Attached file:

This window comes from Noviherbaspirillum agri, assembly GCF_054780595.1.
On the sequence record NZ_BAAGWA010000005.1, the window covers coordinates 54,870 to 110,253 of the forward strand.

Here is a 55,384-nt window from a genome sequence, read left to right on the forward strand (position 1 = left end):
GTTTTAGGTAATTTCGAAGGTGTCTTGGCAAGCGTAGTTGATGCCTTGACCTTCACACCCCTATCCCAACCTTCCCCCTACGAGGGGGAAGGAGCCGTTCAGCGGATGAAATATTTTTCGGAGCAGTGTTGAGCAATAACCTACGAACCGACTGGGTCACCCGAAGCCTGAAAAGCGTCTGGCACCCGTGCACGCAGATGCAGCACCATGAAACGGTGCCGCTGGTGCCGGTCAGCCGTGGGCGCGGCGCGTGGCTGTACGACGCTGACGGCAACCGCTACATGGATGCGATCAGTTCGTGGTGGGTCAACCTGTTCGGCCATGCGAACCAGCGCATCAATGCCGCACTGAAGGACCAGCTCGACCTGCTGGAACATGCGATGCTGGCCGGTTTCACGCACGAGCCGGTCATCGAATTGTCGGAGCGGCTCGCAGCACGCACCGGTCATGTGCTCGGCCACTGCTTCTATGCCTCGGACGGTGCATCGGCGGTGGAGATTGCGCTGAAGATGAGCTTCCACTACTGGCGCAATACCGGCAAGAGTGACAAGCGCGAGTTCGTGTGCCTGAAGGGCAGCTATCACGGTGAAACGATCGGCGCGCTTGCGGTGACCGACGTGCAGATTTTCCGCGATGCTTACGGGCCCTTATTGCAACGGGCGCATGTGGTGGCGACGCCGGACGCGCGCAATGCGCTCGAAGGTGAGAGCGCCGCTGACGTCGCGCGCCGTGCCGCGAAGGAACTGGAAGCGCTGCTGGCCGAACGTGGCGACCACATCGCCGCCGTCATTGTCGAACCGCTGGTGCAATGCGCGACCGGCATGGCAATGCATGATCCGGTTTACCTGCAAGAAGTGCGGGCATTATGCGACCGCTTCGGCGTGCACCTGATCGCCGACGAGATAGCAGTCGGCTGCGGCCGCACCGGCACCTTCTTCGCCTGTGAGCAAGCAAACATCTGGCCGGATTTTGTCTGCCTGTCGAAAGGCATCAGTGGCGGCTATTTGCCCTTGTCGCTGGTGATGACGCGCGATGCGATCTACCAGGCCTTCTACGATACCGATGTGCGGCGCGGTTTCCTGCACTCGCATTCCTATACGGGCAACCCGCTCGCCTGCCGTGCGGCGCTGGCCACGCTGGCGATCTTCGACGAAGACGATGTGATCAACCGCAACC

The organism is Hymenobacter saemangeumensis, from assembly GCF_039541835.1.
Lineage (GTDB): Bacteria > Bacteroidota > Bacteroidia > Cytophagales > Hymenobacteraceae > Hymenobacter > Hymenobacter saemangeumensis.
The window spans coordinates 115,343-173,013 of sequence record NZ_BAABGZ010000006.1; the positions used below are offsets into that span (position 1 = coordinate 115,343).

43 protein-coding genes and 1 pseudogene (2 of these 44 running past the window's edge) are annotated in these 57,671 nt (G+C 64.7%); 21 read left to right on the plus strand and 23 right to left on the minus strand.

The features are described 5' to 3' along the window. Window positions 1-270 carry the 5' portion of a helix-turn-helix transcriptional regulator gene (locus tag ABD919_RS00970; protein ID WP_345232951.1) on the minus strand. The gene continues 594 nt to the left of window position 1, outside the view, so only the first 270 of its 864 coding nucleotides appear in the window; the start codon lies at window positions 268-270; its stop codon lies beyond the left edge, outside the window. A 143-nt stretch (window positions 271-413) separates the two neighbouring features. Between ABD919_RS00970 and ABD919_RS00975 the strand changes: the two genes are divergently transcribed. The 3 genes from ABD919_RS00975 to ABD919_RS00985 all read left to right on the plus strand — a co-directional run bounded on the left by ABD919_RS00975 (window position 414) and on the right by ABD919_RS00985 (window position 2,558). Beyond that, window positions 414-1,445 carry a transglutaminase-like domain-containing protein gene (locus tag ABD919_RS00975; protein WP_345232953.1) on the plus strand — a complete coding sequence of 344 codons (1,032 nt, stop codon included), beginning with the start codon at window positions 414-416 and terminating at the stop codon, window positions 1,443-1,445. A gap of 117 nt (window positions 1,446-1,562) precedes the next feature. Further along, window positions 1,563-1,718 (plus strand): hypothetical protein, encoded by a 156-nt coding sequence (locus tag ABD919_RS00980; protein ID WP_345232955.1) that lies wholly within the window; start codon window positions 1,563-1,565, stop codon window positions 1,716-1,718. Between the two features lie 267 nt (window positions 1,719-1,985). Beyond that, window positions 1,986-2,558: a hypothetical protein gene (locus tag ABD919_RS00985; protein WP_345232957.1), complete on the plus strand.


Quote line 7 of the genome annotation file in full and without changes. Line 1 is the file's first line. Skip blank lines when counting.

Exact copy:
The window spans coordinates 115,343-173,013 of sequence record NZ_BAABGZ010000006.1; the positions used below are offsets into that span (position 1 = coordinate 115,343).